wounded. They put one shot through the foot of the Buffaloe's jib, and one through the under part of the bowsprit, and cut gun boat No. 125, sailing master L. Moleire's rigging in several places, and an eighteen pound shot struck her long gun and indented it several inches ; but happy am I to say, that not a man was wounded in any of the boats, except the one captured, and have not yet learned their fate. I feel much indebted to lieutenant Mitchell, and officers commanding gun boats, for their spirited conduct in carrying into execution my orders; and if I may judge from the gallant resistance made by sailing master Shead, in engaging when surrounded by the boats of the enemy, that every officer and man of the flotilla will do their duty in all situations.
I have the honour to be, &c.
SAMUEL ANGUS, Commanding U. S. Del. flotilla.
P. S. The action commenced at 7 minutes before 1 P. M. and ended at 37 minutes after 2 P. M.
U. S. FRIGATE ESSEX, PACIFIC OCEAN,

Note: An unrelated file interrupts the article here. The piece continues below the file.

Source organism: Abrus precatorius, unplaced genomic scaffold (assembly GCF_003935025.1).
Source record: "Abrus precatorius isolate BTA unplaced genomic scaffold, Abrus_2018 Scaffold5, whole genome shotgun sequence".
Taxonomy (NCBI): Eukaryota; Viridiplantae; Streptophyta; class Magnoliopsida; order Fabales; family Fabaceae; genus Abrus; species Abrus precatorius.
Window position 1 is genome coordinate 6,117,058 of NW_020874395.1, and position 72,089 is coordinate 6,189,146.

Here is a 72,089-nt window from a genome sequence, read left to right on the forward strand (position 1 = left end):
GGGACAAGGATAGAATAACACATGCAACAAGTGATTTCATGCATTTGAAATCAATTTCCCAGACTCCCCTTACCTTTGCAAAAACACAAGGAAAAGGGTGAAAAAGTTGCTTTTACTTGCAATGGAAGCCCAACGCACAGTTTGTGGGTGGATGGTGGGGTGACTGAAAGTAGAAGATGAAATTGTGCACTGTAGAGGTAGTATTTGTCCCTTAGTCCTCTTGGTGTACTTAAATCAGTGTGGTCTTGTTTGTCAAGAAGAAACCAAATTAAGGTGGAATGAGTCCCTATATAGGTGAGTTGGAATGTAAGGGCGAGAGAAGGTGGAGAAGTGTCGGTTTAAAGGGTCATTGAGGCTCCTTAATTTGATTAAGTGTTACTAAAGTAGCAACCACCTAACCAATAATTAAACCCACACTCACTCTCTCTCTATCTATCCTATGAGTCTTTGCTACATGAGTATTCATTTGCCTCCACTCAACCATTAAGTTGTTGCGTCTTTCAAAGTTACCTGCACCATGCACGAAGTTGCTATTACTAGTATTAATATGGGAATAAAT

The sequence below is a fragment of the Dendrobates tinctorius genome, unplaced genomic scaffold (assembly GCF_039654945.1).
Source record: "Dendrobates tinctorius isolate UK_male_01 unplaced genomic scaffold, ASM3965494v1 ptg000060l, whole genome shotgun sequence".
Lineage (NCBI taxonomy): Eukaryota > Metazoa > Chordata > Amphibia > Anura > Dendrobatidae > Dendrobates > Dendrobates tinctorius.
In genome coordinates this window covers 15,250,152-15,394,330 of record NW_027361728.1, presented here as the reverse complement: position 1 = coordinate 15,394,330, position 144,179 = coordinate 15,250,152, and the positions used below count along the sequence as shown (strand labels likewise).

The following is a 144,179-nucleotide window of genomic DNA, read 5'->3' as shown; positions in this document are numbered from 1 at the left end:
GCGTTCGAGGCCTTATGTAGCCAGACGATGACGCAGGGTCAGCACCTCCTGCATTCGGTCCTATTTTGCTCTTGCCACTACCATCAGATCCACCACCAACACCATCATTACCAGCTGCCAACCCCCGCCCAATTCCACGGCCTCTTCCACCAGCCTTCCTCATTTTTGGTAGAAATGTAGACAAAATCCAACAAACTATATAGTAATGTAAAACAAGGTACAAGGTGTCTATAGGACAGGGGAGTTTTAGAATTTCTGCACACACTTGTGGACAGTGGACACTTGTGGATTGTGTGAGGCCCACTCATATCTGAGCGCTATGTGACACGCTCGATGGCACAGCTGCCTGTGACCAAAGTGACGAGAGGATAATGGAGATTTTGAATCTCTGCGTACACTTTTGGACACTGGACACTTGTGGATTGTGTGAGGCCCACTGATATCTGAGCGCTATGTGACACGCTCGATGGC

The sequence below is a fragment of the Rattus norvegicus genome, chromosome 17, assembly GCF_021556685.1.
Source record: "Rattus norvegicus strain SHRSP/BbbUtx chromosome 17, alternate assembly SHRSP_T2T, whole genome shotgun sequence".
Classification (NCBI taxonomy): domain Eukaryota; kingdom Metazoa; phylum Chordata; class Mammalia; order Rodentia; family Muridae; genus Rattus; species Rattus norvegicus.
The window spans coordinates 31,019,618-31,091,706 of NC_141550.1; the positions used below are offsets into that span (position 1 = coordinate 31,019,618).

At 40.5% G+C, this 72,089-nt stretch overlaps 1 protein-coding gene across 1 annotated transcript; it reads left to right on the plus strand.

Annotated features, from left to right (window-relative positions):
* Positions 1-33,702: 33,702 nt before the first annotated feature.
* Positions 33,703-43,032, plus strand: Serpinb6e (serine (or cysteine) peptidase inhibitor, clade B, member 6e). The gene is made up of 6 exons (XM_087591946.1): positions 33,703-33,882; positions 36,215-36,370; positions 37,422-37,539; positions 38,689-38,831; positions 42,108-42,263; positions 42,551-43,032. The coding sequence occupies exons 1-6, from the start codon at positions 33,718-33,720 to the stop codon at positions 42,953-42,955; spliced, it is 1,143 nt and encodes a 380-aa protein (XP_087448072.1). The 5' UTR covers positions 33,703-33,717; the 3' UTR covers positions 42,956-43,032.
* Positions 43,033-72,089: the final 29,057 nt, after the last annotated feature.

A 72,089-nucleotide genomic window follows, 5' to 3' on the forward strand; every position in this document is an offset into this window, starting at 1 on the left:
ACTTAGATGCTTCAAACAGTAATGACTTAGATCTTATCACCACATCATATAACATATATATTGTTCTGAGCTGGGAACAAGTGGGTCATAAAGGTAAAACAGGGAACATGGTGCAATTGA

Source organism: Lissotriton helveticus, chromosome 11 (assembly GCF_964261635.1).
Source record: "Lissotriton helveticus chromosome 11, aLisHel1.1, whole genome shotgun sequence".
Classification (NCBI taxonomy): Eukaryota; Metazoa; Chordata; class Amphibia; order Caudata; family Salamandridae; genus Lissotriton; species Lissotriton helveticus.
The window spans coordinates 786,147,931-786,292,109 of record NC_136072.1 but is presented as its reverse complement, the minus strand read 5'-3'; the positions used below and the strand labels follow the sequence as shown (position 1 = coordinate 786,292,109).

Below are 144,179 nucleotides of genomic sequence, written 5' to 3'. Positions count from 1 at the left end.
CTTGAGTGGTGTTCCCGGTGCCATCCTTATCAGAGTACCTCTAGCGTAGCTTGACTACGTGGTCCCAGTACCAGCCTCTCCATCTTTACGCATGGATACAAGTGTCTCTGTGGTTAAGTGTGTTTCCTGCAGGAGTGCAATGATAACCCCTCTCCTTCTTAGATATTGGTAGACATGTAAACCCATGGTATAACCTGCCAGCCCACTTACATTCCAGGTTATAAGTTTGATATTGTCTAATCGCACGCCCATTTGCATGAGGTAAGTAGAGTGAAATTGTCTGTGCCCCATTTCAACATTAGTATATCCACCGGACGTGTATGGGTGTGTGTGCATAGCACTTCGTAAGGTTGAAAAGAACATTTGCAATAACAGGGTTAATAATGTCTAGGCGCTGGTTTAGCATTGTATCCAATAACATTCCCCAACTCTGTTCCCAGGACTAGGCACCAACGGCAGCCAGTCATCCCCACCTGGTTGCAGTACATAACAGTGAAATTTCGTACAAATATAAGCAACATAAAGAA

July 2d, 1813. SIR,
I have the honour to inform you that on the 29th of April, in the latitude of 40 north, longitude 91 15 west, about 20 miles to the northward of the island of Albermarle, one of the Gallapagos, in the Pacific Ocean, I captured the British ship Montezuma; two others being in sight, close together, distant from us about 7 miles, which we were informed were the British letters of marque ships Policy and Georgiana ; the first mounting 10 guns, 6 and 9 pounders; the other six 18 pounders, 4 swivels, and 6 long blunderbusses mounted on swivels. The wind being light and variable, and confiding greatly in the bravery and enterprise of my officers and men, and apprehensive of their escape from the prevalence of fogs in that climate, I directed the boats of this ship to be armed and manned, and divided into two divisions, placing the first under the command of lieutenant Downes, 1st lieutenant, in a whale boat, accompanied by midshipman Farragutt. The officers in command of boats under lieutenant Downes, were lieutenant S. D. M'Knight, in the 3d cutter, accompanied by midshipman W. H. Odenheimer, sailing master John P. Cowell, in the jolly boat, accompanied by midshipman H. W. Ogden, and midshipman George Isaacs, in the 2d cutier. The ad division under the command of lieutenant Wilmer, 2d lieutenant in the pinnace, accompanied by midshipman Henry Gray, and master's mate James Terry; lieutenant Wilson and Mr. Shaw, purser, in the 1st cutter, and lieutenant Gamble, of the marines, in the gig.